But aside from that, the question still remains. Why am I getting my bachelor's in education, anyway?

I'm passionate about teaching children, but honestly I feel deep down that my real life's mission will be raising my own children one day.

Why, then?

Because, first of all, I need to show others (including future parents and employers as well as those involved at the Montessori training school) that I am capable of diligent, professional research, reflection, and self-growth. Sure, I can tell them that verbally, even show them research I've done, say, on this blog. But in today's society, the only thing that really gets the message across, unfortunately, is a degree.

Second, because it IS teaching me. It's teaching me the WRONG way to go about education. A good way to know that I'm teaching the way I want to be teaching is by knowing that I'm NOT doing something I don't want to be doing. Plus, all of the experience is certainly good for me.

So, as stressed as I am, as much as I may feel that what I'm being asked to do is asinine and counter intuitive, I really just need to hold out a little longer. Graduation is in six months.

Friday, November 4, 2011

No Need for "Practice"

Of all meditational cleaning, dish washing may be the most effective. Somehow the calm flow of the warm water helps my thoughts to surface and come cleaner. Today it helped two formerly unrelated thoughts connect and become stronger.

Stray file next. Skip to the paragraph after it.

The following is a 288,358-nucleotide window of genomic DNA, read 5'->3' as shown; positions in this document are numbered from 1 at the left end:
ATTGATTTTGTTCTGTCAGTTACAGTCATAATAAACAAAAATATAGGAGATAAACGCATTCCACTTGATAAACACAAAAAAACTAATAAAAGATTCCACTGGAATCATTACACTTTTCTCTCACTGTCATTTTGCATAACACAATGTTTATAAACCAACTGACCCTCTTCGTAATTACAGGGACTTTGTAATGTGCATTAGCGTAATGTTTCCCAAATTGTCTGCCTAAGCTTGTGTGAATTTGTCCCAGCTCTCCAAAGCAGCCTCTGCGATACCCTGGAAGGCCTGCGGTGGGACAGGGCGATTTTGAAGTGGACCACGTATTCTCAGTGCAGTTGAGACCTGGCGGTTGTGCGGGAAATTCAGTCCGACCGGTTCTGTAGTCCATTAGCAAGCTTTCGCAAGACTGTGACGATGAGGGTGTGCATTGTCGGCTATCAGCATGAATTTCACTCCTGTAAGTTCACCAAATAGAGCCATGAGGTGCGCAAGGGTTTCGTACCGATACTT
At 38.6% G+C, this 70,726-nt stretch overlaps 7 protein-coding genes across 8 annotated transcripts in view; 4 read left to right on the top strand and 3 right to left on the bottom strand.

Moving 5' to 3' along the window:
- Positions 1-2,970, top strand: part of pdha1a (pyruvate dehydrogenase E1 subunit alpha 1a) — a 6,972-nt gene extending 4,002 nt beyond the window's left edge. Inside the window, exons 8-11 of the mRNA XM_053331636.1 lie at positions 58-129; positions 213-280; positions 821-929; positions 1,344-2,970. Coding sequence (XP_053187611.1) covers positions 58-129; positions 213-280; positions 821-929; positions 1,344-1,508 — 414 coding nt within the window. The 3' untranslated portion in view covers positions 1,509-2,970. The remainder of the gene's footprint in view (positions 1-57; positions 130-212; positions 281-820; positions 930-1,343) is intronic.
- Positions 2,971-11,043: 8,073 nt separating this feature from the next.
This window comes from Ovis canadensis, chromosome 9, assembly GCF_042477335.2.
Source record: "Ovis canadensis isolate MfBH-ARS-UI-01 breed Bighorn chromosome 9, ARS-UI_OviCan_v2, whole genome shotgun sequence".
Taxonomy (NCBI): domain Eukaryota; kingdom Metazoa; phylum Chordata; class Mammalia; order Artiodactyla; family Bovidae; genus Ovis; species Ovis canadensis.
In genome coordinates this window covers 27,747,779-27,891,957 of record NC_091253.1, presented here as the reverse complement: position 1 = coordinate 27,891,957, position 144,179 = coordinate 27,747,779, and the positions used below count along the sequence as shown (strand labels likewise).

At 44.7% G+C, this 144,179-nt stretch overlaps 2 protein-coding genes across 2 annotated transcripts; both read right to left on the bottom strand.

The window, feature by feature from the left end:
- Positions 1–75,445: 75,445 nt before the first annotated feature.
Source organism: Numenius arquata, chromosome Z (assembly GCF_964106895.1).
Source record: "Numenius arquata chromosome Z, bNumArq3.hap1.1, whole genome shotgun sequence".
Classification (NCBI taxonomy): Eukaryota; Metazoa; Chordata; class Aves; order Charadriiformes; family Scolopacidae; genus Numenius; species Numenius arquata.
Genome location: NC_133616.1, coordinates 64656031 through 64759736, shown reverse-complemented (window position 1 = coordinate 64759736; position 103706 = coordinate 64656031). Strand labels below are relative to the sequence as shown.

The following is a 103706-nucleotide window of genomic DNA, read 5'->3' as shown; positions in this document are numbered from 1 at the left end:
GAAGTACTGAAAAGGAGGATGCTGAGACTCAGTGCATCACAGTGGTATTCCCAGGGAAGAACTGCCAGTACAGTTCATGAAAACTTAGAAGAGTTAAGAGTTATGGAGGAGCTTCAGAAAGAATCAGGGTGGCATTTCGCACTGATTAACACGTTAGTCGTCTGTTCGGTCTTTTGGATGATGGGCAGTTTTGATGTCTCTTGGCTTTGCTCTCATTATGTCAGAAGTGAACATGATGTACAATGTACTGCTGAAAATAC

1. Children should not be given "practice" plastic cups and plates before they are trusted with glass ones. (This is a Montessori idea.)

2. Children should not be taught to master addition and subtraction without regrouping before they are allowed to move on to addition and subtraction with regrouping. (My university math methods teacher taught this idea.)

Upon meditation, this is the same principle applied to different areas of life, and it comes down to trusting that our children can handle bigger ideas and concepts. The things we trust our children with do not need to be broken down into smaller steps. If we tell our children that we are trusting them with something, they will live up to our expectations. Sure, a child may break a plate or regroup incorrectly at first, but helping them clean up their mess and letting them grow through experience is easier in the long run than babying them and expecting constant growth.